The surname of GALAN was derived from the Old French 'galante' a nickname given to one who was dashing, spirited and bold. The name was brought into England in the wake of the Norman Invasion of 1066. Surnames as we recognise them today are believed to have been introduced by the Normans after the Invasion of 1066. The first mention of such names appears in the Domesday Book and they were progressively adopted between the 11th and 15th centuries. It was the nobles and upper classes who first assumed a second name, setting them apart from the common people who continued to use only the single name given to them at birth. It was not until the reign of Edward II (1307-1327) that is became common practice to use a secondary name, originally a name reflecting the place of birth, a nickname, an occupational name or a baptismal name which had been passed on from a parent to the child, as an additional means of identification. Early records of the name mention Galan (without surname) 1210 County Essex. Thomas Gallaunt, 1273 County Suffolk. Edward Gallant of Yorkshire, was listed in the Yorkshire Poll Tax of 1379.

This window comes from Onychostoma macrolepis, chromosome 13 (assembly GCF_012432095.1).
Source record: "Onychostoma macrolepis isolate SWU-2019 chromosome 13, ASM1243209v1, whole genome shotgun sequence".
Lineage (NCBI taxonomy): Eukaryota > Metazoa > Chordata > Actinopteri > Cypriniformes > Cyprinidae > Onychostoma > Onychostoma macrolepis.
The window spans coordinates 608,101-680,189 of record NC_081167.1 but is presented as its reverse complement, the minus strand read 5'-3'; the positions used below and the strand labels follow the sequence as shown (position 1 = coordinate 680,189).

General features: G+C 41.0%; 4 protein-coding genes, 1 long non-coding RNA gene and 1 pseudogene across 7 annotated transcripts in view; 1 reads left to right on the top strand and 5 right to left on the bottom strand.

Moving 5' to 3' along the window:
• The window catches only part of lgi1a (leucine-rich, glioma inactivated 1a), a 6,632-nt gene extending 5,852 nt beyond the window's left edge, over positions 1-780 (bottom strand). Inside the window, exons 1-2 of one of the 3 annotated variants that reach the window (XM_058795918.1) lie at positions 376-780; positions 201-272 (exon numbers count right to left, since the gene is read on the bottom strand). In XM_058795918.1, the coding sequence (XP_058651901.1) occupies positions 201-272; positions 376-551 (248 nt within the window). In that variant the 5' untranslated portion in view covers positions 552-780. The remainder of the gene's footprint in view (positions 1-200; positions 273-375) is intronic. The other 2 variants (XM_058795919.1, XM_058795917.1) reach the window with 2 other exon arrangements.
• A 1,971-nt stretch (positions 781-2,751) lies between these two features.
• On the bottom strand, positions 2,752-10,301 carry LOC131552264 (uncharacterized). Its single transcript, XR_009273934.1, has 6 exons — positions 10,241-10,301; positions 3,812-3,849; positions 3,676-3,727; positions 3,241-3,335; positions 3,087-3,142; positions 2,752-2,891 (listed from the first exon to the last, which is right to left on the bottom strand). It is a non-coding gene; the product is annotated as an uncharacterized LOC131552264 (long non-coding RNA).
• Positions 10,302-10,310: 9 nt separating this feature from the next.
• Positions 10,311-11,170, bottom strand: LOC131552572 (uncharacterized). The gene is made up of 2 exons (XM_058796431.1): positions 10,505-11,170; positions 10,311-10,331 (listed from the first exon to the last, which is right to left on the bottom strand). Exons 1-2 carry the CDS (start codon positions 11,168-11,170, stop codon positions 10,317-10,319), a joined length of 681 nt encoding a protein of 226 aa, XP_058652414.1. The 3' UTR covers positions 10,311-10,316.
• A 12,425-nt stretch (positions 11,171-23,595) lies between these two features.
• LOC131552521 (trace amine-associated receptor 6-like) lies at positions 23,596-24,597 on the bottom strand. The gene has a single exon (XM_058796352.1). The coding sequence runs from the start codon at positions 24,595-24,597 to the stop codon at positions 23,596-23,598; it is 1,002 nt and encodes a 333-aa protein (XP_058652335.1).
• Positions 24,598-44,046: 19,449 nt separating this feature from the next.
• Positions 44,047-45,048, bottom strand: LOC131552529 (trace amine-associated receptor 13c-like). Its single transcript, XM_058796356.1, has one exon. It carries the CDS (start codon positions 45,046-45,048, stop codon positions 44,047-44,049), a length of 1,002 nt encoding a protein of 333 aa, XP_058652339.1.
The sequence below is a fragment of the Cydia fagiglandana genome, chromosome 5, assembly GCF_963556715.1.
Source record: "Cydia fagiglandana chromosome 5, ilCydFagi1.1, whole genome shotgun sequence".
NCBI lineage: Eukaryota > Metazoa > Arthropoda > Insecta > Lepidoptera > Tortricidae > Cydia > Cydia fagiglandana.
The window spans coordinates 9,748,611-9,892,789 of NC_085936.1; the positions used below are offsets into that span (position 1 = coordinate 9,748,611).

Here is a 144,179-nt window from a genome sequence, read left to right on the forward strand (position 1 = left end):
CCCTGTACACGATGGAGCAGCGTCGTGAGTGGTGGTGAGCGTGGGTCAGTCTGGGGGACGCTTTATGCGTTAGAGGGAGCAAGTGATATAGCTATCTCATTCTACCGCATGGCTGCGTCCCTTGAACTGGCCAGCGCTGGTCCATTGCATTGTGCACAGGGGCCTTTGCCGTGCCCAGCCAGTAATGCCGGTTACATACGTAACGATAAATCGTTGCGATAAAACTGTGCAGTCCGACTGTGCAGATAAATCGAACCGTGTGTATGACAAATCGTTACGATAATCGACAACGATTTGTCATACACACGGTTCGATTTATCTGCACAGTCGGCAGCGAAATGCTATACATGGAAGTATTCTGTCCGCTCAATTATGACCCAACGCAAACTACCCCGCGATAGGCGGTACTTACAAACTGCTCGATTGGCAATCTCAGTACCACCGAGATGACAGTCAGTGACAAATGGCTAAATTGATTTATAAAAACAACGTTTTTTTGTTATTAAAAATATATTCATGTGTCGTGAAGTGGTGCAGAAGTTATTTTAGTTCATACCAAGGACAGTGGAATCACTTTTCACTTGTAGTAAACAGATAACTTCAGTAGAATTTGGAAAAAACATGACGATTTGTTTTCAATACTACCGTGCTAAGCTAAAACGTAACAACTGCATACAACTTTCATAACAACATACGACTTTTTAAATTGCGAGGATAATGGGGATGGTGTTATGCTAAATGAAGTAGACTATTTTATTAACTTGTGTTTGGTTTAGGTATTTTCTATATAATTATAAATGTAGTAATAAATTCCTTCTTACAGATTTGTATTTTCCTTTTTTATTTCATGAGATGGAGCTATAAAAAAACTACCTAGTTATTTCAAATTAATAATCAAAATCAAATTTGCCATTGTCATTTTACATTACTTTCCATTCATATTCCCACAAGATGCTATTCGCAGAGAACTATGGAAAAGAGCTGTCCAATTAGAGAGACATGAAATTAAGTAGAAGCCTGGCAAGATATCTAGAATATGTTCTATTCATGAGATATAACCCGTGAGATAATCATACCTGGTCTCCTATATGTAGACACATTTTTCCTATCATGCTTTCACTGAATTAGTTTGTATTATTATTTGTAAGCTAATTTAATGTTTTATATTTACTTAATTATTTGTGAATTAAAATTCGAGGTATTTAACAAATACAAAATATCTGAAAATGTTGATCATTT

Claudias Galen (130-201) was the Greek physician, born in Pergamum in Mysia, Asia Minor. He studied medicine there and at Smyrna, Corinth and Alexandria. He was chief physician to the gladiators, and moved to Rome, where he became friend and physician to the emperors. For many centuries he was considered the standard authority on medical matters. The name has many variant spellings which include Gallan, Gallen and Galland. Surnames as we know them today were first assumed in Europe from the 11th to the 15th Century. The employment in the use of a second name was a custom that was first introduced from the Normans. They themselves had not long before adopted them. It became, in course of time, a mark of gentler blood, and it was deemed a disgrace for gentlemen to have but one single name, as the meaner sort had. At first the coat of arms was a practical matter which served a function on the battlefield and in tournaments. With his helmet covering his face, and armour encasing the knight from head to foot, the only means of identification for his followers, was the insignia painted on his shield and embroidered on his surcoat, the flowing and draped garment worn over the armour.
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